On the secondary horizontal axis of Figure 1, we have shown a very approximate conversion of bid levels from net returns per acre to dollars per dry ton of switchgrass produced. (This is based on an estimated variable cost of $100/acre and an average yield of 4 dry tons per acre.) With this conversion, we can see that approximately 40% of our respondents (nearly 60% in South Dakota) expressed a willingness to produce switchgrass for a net return of $200/a, which is approximately equivalent to a farm gate price of $75/dry ton. Given that delivery costs are $10-12/dry ton, we conclude that one-third or so of our respondents were willing to produce at the $84 target delivered price proposed by the DOE for 2017. We do not yet know if these producers are sufficiently concentrated to supply quantities needed for a processing plant, and the transactions costs are high to establish a network of several hundred producers contracting to provide a single processing plant. But in general, it appears that switchgrass as a biomass crop may still emerge as a viable cellulosic feedstock in Nebraska and the North Central region.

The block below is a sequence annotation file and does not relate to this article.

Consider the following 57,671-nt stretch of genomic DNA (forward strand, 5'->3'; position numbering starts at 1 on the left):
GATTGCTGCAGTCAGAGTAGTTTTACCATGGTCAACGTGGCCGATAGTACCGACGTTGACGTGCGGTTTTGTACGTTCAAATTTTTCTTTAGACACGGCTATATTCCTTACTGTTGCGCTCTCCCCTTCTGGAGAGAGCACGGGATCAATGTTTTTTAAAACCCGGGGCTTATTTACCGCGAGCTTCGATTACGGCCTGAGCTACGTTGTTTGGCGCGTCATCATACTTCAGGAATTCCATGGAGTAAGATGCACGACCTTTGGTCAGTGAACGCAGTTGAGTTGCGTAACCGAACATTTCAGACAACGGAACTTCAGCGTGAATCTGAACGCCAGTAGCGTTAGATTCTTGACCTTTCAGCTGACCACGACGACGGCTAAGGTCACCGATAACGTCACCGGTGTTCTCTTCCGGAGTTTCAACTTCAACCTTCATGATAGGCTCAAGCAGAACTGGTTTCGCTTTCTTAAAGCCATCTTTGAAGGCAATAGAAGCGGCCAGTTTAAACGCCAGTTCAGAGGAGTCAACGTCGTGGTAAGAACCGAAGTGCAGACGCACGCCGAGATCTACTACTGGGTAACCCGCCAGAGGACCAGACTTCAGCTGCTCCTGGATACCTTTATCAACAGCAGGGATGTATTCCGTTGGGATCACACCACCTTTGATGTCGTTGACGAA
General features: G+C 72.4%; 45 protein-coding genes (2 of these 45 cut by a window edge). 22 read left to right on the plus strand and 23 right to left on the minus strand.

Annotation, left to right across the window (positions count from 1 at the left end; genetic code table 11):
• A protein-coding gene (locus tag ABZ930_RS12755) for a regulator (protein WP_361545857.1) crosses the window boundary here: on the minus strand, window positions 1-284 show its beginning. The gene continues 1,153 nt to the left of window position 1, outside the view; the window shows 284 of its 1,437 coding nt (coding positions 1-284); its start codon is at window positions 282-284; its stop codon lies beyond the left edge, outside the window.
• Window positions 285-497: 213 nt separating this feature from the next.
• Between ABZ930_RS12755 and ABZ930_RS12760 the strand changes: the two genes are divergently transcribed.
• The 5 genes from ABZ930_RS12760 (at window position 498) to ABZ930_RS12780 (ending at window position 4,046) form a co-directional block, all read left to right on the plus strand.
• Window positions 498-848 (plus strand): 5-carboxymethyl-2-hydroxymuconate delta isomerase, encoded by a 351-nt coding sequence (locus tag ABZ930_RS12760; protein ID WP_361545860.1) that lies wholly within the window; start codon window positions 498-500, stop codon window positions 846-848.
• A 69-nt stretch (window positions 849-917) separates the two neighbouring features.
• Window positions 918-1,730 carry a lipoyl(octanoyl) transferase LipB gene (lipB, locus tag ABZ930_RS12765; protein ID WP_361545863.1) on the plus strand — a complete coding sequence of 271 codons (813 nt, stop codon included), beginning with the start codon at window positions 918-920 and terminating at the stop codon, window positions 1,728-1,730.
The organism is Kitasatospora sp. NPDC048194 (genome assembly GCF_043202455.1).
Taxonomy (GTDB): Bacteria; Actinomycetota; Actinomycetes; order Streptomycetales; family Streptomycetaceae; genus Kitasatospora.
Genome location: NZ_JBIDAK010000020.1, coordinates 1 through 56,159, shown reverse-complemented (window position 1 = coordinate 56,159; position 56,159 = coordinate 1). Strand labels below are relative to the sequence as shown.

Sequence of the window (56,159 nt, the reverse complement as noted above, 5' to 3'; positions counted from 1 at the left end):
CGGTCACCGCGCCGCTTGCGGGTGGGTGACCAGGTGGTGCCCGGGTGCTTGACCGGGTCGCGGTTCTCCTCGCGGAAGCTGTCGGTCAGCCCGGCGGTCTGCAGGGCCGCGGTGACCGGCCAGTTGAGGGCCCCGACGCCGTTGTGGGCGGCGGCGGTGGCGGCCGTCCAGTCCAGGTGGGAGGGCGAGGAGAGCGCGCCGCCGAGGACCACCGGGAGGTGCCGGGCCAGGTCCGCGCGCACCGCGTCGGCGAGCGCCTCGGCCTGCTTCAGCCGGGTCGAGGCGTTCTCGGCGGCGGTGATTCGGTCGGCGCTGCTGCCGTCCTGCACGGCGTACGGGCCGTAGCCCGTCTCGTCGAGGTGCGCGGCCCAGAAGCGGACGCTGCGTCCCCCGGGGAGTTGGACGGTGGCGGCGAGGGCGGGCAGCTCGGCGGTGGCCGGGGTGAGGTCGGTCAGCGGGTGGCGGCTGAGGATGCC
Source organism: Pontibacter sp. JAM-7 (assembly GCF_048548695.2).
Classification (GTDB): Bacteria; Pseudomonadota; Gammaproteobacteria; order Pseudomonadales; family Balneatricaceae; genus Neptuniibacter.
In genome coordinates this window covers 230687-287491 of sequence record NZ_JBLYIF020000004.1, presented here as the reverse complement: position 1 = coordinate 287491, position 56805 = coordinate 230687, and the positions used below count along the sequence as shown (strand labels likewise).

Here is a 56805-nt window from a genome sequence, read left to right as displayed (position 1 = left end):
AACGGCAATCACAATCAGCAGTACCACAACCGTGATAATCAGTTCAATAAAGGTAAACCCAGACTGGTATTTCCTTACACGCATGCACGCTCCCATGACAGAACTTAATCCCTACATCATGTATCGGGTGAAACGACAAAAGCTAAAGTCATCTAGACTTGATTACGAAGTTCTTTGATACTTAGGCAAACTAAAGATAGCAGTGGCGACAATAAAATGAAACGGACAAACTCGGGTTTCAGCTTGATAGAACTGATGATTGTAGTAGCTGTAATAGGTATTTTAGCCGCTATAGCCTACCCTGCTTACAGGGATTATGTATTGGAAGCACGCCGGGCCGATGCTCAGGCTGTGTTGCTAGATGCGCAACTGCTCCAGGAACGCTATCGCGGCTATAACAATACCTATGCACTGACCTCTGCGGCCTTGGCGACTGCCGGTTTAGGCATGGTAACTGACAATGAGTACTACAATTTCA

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Richard K. Perrin
Jim Roberts Professor
Department of Agricultural Economics
University of Nebraska-Lincoln
402-472-9818
rperrin@unl.edu

Lilyan E. Fulginiti
Professor
Water for Food Global Institute Fellow
Department of Agricultural Economics
University of Nebraska-Lincoln

Mustapha Alhassan
Graduate Assistant
Department of Agricultural Economics
University of Nebraska-Lincoln


References: Perrin, RK, LE Fulginiti and M Alhassan. 2016. Biomass from Marginal Cropland: Willingness of North Central US Farmers to Produce Switchgrass. Manuscript under review.

U. S. Department of Energy. 2016. Bioenergy Technologies Office (BETO) Multi-Year Program Plan. http://www.energy.gov/eere/bioenergy/downloads/bioenergy-technologies-office-multi-year-program-plan-march-2016

Schmer MR, Vogel KP, Varvel GE, Follett RF, Mitchell RB, Jin VL 2014. Energy Potential and Greenhouse Gas Emissions from Bioenergy Cropping Systems on Marginally Productive Cropland. PLoS ONE 9(3): e89501. doi:10.1371/journal.pone.0089501